Make Your Own Engine with a Coke Can
They say you can do a lot of things with coke. We know this to be true. You can use it to clean corroded battery terminals, scrub rusty sinks and toilets, and of course, create a true soda fountain by chucking a few Mentos inside. Yet, who knew that you could use coke to make your own Stirling engine?
Now if you don’t know what a Stirling engine is, it is essentially a one piston wonder. It operates on the basic principles of cyclic compression and expansion of a gas (such as air), using temperature differential to move the piston.
It is considered to be a closed cycle system which means that the fluid is permanently contained within the system (piston chamber). Unless you are an engine guy, that probably makes no sense to you whatsoever. All of that is fancy talk that simply means the piston goes up as the fluid gets hotter and is driven back down as it rapidly cools.
The up-and-down movement is connected to a drive shaft of sorts, which in turn is connected to a fly wheel that can be used to power whatever you need it to. These engines were or
The up-and-down movement is connected to a drive shaft of sorts, which in turn is connected to a fly wheel that can be used to power whatever you need it to. These engines were originally found in big factories during our industrial age, because they were very efficient, and their ability to use just about any heat source made them extremely popular. Yet today these engines have obviously been replaced by more efficient ones that use more cylinders and are a lot less noisy to boot. Still though, you have to admit that what this guy did is pretty clever.
He takes two Coke cans and works a bit of magic. The upper can is used to house the main mechanical components, while the lower can is used to house the heat source. He uses a standard lantern base with a lighted wick as a heat source. He takes a piece of wire and bends it with some electrical pliers to get his crankshaft fashioned, and the fly wheel… well that is a used grinder blade as it turns out. Like I said, pretty clever.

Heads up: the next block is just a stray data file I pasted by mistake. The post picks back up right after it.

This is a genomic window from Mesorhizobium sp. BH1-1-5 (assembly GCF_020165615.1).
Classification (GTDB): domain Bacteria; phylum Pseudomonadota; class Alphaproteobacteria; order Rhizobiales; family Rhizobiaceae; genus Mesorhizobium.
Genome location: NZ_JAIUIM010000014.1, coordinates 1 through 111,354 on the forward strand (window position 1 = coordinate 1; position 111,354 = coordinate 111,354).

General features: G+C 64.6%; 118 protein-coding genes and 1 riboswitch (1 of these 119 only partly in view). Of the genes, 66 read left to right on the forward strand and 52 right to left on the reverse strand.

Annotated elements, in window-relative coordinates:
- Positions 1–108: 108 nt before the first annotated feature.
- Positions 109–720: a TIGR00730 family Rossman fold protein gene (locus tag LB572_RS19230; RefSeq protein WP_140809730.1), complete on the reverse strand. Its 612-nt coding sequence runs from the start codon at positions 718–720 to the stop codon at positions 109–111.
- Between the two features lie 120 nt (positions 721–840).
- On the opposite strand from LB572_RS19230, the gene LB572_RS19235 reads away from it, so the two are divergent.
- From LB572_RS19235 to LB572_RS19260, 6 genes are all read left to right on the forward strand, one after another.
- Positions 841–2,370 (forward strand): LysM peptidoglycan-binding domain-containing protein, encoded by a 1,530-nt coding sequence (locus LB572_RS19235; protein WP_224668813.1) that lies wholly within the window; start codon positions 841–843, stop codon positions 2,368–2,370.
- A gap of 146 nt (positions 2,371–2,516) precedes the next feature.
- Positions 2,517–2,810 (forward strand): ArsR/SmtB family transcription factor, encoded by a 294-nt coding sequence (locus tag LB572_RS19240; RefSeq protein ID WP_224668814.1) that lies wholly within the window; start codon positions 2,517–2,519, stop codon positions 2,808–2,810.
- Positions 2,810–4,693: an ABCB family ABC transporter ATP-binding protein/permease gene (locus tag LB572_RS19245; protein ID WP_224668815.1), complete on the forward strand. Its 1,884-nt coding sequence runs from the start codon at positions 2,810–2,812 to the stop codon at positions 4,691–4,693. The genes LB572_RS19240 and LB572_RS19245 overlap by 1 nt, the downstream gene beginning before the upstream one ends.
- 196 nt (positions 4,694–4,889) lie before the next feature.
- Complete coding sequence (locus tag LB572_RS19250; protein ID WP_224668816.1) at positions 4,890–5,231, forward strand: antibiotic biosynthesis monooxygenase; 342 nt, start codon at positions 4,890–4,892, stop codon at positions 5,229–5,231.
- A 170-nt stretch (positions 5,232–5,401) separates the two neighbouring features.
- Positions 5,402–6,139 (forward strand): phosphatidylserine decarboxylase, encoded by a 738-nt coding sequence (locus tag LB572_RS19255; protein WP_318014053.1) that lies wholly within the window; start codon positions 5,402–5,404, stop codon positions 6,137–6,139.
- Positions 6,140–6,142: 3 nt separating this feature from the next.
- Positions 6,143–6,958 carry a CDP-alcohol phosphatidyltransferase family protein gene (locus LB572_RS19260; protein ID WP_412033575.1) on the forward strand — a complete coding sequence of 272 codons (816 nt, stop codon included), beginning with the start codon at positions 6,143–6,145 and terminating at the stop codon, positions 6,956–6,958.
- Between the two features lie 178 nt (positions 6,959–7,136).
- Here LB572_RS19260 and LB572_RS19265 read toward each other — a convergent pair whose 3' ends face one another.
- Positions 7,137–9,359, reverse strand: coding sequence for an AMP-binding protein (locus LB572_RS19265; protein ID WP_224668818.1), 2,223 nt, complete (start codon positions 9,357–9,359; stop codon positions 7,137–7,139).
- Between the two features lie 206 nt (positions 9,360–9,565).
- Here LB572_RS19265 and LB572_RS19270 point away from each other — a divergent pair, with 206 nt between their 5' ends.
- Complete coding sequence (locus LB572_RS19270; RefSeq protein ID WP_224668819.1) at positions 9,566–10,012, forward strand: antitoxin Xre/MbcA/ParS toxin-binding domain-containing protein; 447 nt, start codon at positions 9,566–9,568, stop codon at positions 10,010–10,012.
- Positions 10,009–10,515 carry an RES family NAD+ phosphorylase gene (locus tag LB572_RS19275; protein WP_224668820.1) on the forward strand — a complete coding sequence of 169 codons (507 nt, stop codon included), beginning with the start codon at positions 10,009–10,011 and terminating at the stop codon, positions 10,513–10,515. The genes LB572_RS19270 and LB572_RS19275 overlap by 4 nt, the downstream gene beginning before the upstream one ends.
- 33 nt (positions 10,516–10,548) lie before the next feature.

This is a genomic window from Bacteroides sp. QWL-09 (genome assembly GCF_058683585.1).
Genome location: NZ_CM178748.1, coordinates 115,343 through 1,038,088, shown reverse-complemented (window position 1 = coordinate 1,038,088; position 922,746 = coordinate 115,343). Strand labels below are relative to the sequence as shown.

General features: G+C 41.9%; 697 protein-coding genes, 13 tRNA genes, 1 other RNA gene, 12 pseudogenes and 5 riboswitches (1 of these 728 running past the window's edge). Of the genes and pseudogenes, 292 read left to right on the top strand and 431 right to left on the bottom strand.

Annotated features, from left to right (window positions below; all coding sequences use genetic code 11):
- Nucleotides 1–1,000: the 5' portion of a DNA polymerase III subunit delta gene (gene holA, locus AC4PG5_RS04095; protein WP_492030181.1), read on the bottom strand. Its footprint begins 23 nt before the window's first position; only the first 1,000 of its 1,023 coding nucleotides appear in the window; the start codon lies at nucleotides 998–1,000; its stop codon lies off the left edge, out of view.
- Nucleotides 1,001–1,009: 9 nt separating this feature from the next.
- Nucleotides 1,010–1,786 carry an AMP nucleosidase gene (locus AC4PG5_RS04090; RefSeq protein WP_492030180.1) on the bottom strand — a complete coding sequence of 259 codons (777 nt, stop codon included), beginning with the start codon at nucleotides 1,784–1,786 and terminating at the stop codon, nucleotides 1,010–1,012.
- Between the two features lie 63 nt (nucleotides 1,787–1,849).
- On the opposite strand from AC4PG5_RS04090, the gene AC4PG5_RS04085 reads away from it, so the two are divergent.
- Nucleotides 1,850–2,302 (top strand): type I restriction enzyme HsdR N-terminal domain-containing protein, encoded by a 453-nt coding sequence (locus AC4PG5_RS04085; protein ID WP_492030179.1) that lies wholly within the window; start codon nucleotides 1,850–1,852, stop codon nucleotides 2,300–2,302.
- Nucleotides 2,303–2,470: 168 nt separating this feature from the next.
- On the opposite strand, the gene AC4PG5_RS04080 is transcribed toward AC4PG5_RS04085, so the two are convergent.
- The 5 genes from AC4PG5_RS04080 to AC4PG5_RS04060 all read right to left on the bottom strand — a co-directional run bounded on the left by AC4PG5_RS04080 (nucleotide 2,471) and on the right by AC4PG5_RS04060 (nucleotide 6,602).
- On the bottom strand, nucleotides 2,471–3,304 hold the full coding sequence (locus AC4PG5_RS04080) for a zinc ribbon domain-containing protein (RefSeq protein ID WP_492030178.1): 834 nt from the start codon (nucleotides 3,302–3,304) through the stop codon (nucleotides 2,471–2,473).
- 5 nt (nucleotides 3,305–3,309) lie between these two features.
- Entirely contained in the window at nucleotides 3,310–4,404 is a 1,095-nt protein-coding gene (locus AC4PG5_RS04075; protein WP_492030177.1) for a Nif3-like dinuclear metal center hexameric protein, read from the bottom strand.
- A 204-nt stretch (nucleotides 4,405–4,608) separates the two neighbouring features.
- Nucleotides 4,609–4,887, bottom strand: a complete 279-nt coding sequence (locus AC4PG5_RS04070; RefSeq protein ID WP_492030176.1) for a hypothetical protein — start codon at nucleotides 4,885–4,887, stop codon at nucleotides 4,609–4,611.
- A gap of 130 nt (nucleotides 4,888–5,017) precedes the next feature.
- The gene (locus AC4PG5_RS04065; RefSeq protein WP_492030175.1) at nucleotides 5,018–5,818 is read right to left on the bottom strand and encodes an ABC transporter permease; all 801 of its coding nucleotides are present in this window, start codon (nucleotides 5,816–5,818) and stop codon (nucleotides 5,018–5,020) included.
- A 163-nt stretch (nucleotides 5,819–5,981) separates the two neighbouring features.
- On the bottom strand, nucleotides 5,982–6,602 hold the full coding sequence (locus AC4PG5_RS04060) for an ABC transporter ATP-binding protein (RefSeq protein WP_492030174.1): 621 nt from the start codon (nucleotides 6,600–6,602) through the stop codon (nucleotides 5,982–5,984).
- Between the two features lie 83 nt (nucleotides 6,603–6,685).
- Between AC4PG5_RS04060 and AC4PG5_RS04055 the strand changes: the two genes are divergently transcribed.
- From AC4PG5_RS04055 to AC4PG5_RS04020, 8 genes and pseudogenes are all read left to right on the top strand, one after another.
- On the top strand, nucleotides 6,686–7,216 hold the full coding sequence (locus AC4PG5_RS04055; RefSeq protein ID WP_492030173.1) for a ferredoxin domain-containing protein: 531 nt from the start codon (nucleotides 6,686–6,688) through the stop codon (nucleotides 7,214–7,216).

However, I know what you’re thinking. What does he use as the membrane between the two chambers to create the closed system? That is essential so the hot air doesn’t escape and render the engine useless. The answer is a bit surprising. He uses a balloon. How do I know this? Well that’s easy, too. No, I cannot see inside the can with my x-ray vision. I simply found his other post that explains how to make your own sterling engine out of two coke cans. This one is time lapse so you can pause it should you get stuck or need to look at a section of it a bit longer to get it in your head. Of interest, too, is the reservoir tray. He actually adds a bit of cold coke to that tray to make the engine speed up! Funny how those thermodynamics work at even the most rudimentary level eh? Anyway, for what it’s worth this certainly is a fun little foray into what a guy can do when he’s bored and has a few extra parts laying around.